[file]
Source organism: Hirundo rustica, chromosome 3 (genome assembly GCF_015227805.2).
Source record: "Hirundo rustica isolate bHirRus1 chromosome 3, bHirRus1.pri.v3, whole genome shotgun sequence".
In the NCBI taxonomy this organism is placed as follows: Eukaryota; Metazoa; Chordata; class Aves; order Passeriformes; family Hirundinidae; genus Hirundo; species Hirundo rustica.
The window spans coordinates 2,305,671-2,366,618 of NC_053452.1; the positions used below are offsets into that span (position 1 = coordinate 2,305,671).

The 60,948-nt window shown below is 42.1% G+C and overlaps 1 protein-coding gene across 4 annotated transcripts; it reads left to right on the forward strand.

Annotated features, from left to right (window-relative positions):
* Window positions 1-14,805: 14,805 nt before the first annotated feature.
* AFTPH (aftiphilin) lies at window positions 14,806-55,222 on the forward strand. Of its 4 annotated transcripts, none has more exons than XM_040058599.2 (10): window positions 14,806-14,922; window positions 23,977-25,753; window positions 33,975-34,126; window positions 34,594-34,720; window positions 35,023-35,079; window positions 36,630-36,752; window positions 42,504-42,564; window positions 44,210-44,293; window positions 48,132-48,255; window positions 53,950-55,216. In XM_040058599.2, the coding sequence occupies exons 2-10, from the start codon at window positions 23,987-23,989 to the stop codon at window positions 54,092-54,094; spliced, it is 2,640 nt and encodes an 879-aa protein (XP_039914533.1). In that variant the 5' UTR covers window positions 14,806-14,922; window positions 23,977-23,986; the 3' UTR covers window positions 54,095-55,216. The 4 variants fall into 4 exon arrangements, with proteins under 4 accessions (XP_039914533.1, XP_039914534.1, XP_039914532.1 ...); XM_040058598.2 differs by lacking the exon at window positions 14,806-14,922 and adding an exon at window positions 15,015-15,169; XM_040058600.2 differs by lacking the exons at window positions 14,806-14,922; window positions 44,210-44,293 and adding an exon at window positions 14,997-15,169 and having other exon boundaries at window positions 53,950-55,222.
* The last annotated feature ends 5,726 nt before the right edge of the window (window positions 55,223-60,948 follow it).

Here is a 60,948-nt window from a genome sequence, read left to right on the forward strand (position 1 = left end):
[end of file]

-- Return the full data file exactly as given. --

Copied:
Source organism: Hirundo rustica, chromosome 3 (genome assembly GCF_015227805.2).
Source record: "Hirundo rustica isolate bHirRus1 chromosome 3, bHirRus1.pri.v3, whole genome shotgun sequence".
In the NCBI taxonomy this organism is placed as follows: Eukaryota; Metazoa; Chordata; class Aves; order Passeriformes; family Hirundinidae; genus Hirundo; species Hirundo rustica.
The window spans coordinates 2,305,671-2,366,618 of NC_053452.1; the positions used below are offsets into that span (position 1 = coordinate 2,305,671).

The 60,948-nt window shown below is 42.1% G+C and overlaps 1 protein-coding gene across 4 annotated transcripts; it reads left to right on the forward strand.

Annotated features, from left to right (window-relative positions):
* Window positions 1-14,805: 14,805 nt before the first annotated feature.
* AFTPH (aftiphilin) lies at window positions 14,806-55,222 on the forward strand. Of its 4 annotated transcripts, none has more exons than XM_040058599.2 (10): window positions 14,806-14,922; window positions 23,977-25,753; window positions 33,975-34,126; window positions 34,594-34,720; window positions 35,023-35,079; window positions 36,630-36,752; window positions 42,504-42,564; window positions 44,210-44,293; window positions 48,132-48,255; window positions 53,950-55,216. In XM_040058599.2, the coding sequence occupies exons 2-10, from the start codon at window positions 23,987-23,989 to the stop codon at window positions 54,092-54,094; spliced, it is 2,640 nt and encodes an 879-aa protein (XP_039914533.1). In that variant the 5' UTR covers window positions 14,806-14,922; window positions 23,977-23,986; the 3' UTR covers window positions 54,095-55,216. The 4 variants fall into 4 exon arrangements, with proteins under 4 accessions (XP_039914533.1, XP_039914534.1, XP_039914532.1 ...); XM_040058598.2 differs by lacking the exon at window positions 14,806-14,922 and adding an exon at window positions 15,015-15,169; XM_040058600.2 differs by lacking the exons at window positions 14,806-14,922; window positions 44,210-44,293 and adding an exon at window positions 14,997-15,169 and having other exon boundaries at window positions 53,950-55,222.
* The last annotated feature ends 5,726 nt before the right edge of the window (window positions 55,223-60,948 follow it).

Here is a 60,948-nt window from a genome sequence, read left to right on the forward strand (position 1 = left end):